The human lung
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The Human Lung. Energy Needs. The body consists of trillions of “engines” Each cells needs glucose and oxygen The lungs serve as the supplier of oxygen. Energy Byproducts. In the body glucose is the main source of energy

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Energy needs l.jpg
Energy Needs

  • The body consists of trillions of “engines”

  • Each cells needs glucose and oxygen

  • The lungs serve as the supplier of oxygen


Energy byproducts l.jpg
Energy Byproducts

  • In the body glucose is the main source of energy

  • Carbon Dioxide is the main byproduct and is released from the blood by the lungs

  • C02 drives the breathing rate – not oxygen


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Other Functions of the Lungs

  • Exchange of 02 and C02

  • Keeps the bodies pH (acid) constant

  • Moistuizes the air

    • We can “see” our breath in the winter

  • Play a role in heat exchange

  • Voice production (power of 1mW)

  • Air for yawning sighing, laughing, sniffing


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Breathing

  • We breath about 6 liters of air per minute

    • This is about the same as the heart pumps

  • Men breath about 12/minute

  • Women breath about 18/minute

  • Infants breath abut 60/minute



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The lungs have a large surface area

The convoluted surfaces have a surface area of 80m2

This is about ½ the size of a tennis court


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The lungs have a greater exposure to the environment than any other part of the body – including the skin.

The air we breath contains dust, smoke, bacteria, noxious gases

All come in contact with the blood.


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The trachea divides in the right and main stem bronchus any other part of the body – including the skin.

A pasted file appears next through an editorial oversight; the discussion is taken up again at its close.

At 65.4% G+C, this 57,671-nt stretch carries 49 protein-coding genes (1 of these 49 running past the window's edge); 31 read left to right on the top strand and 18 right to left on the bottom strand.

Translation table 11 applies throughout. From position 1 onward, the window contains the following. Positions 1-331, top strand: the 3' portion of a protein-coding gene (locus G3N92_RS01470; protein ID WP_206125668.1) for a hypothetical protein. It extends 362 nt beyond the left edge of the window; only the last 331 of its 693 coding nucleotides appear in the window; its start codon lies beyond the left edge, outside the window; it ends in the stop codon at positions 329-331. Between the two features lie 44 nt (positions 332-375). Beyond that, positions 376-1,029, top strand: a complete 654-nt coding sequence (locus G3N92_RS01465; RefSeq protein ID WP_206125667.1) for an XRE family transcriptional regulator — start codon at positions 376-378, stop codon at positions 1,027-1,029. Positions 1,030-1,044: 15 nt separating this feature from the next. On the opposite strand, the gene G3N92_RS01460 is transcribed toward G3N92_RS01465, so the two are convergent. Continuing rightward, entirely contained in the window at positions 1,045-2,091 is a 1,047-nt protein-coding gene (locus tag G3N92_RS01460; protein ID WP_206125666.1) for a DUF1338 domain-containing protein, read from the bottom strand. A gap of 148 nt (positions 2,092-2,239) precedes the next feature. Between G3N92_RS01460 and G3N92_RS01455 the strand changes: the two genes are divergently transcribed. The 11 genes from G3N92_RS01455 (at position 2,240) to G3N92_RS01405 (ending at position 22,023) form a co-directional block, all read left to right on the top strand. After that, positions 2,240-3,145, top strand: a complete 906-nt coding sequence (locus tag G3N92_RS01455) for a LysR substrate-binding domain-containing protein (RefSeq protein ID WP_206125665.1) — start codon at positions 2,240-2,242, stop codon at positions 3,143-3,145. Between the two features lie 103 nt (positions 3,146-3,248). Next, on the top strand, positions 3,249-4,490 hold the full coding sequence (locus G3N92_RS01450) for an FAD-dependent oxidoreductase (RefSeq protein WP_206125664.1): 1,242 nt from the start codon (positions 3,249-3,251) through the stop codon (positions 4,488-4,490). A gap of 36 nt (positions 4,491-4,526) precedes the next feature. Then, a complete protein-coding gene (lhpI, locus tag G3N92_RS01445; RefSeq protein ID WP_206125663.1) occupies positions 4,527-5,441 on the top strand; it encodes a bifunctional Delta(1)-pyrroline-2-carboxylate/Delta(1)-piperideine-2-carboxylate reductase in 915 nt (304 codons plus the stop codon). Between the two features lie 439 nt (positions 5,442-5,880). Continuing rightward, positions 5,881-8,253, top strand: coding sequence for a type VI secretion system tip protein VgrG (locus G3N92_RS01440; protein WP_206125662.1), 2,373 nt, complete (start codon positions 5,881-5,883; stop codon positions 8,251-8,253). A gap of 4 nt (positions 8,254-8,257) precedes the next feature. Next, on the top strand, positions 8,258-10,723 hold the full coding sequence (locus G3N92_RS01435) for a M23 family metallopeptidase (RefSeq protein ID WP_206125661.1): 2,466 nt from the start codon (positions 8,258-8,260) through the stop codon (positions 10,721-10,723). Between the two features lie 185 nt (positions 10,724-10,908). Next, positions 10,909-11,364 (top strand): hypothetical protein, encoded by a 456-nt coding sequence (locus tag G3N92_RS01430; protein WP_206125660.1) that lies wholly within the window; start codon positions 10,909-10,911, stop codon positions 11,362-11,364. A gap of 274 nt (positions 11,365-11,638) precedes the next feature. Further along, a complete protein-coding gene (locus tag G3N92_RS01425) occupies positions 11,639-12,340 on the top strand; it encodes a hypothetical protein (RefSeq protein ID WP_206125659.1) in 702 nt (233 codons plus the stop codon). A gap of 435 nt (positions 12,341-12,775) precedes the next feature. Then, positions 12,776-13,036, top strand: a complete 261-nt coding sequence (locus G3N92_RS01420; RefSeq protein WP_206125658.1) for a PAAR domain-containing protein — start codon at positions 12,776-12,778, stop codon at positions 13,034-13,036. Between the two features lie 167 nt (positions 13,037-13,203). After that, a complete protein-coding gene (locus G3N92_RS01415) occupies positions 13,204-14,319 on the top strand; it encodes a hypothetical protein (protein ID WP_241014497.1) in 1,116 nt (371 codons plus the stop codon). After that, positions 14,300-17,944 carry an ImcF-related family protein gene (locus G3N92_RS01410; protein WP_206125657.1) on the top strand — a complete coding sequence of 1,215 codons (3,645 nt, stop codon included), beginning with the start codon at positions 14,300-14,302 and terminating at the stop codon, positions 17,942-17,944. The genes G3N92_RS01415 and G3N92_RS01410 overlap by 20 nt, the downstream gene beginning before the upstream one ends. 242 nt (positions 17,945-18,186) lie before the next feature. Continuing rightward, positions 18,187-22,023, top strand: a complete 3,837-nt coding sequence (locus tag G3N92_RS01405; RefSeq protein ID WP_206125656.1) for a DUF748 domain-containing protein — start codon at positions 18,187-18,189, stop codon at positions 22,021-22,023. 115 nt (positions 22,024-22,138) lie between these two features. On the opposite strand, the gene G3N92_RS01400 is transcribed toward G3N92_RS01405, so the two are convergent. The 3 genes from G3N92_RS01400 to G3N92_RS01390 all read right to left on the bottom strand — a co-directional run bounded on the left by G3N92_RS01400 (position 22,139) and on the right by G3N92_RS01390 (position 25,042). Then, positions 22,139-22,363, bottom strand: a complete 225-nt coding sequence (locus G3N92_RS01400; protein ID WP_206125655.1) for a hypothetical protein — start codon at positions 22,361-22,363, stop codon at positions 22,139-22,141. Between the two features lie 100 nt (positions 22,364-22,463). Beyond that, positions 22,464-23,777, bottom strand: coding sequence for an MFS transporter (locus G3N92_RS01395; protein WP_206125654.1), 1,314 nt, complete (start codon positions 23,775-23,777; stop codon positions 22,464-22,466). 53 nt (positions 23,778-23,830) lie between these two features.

Each bronchus then divides 15 more times

The terminal bronchioles supply air to millions of small sacs called alveoli


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At birth the lungs have 30 million any other part of the body – including the skin.

At age 8 the number is about 300 million

That is about 100,000/day increase

They stay pretty constant after that

Alveoli


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They act as tiny interconnected bubbles. any other part of the body – including the skin.

They are 0.2 mm in diameter

The walls are 0.4 micrometers thick

Alveoli


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Each alveolus is surrounded by blood so that 0 any other part of the body – including the skin. 2 and C02 can exchange


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The airways must be able to remove particles. any other part of the body – including the skin.

The body does this in two ways

1. Coughing removes large particles


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2. Small particles are carried upward by millions of small hairs called cilia.

They vibrate about 1000/minute

Mucous moves 1 – 2 cm/minute

It takes 30 minutes to be cleared.


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This is a lung disease that occurs when cilia are unable to move

Individuals have abnormal or absent ciliary motion.

Kartagener's Syndrome is also called Immotile Cilia Syndrome

Kartagener's Syndrome


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